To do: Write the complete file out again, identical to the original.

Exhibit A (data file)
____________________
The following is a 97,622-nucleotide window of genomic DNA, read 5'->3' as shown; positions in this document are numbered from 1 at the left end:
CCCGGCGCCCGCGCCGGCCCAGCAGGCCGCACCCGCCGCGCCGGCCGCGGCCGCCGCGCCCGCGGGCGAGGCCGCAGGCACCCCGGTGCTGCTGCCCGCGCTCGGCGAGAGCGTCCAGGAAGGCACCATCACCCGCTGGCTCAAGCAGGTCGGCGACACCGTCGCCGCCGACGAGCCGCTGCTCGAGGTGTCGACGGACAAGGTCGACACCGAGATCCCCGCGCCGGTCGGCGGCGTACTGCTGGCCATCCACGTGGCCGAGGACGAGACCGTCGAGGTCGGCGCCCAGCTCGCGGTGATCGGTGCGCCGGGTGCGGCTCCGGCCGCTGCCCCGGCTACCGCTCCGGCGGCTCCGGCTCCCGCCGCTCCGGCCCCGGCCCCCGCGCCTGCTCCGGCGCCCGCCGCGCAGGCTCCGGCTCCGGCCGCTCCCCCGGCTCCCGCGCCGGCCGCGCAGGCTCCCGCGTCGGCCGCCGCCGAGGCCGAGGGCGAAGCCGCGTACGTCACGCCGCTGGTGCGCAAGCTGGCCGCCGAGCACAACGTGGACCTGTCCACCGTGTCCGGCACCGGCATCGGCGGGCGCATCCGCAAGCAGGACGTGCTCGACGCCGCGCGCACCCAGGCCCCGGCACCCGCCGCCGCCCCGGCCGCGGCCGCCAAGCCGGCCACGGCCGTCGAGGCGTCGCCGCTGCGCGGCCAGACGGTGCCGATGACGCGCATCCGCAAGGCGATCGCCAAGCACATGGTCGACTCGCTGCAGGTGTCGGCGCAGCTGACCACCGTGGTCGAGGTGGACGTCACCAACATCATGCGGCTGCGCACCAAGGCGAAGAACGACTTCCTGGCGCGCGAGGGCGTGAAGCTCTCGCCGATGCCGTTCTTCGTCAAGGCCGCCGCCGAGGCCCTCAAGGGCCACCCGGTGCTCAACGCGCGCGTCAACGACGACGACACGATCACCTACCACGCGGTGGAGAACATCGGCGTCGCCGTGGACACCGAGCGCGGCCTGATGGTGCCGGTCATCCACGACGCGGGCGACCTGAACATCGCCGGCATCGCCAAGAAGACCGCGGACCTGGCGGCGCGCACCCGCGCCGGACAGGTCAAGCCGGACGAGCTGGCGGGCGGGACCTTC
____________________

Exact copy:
The following is a 97,622-nucleotide window of genomic DNA, read 5'->3' as shown; positions in this document are numbered from 1 at the left end:
CCCGGCGCCCGCGCCGGCCCAGCAGGCCGCACCCGCCGCGCCGGCCGCGGCCGCCGCGCCCGCGGGCGAGGCCGCAGGCACCCCGGTGCTGCTGCCCGCGCTCGGCGAGAGCGTCCAGGAAGGCACCATCACCCGCTGGCTCAAGCAGGTCGGCGACACCGTCGCCGCCGACGAGCCGCTGCTCGAGGTGTCGACGGACAAGGTCGACACCGAGATCCCCGCGCCGGTCGGCGGCGTACTGCTGGCCATCCACGTGGCCGAGGACGAGACCGTCGAGGTCGGCGCCCAGCTCGCGGTGATCGGTGCGCCGGGTGCGGCTCCGGCCGCTGCCCCGGCTACCGCTCCGGCGGCTCCGGCTCCCGCCGCTCCGGCCCCGGCCCCCGCGCCTGCTCCGGCGCCCGCCGCGCAGGCTCCGGCTCCGGCCGCTCCCCCGGCTCCCGCGCCGGCCGCGCAGGCTCCCGCGTCGGCCGCCGCCGAGGCCGAGGGCGAAGCCGCGTACGTCACGCCGCTGGTGCGCAAGCTGGCCGCCGAGCACAACGTGGACCTGTCCACCGTGTCCGGCACCGGCATCGGCGGGCGCATCCGCAAGCAGGACGTGCTCGACGCCGCGCGCACCCAGGCCCCGGCACCCGCCGCCGCCCCGGCCGCGGCCGCCAAGCCGGCCACGGCCGTCGAGGCGTCGCCGCTGCGCGGCCAGACGGTGCCGATGACGCGCATCCGCAAGGCGATCGCCAAGCACATGGTCGACTCGCTGCAGGTGTCGGCGCAGCTGACCACCGTGGTCGAGGTGGACGTCACCAACATCATGCGGCTGCGCACCAAGGCGAAGAACGACTTCCTGGCGCGCGAGGGCGTGAAGCTCTCGCCGATGCCGTTCTTCGTCAAGGCCGCCGCCGAGGCCCTCAAGGGCCACCCGGTGCTCAACGCGCGCGTCAACGACGACGACACGATCACCTACCACGCGGTGGAGAACATCGGCGTCGCCGTGGACACCGAGCGCGGCCTGATGGTGCCGGTCATCCACGACGCGGGCGACCTGAACATCGCCGGCATCGCCAAGAAGACCGCGGACCTGGCGGCGCGCACCCGCGCCGGACAGGTCAAGCCGGACGAGCTGGCGGGCGGGACCTTC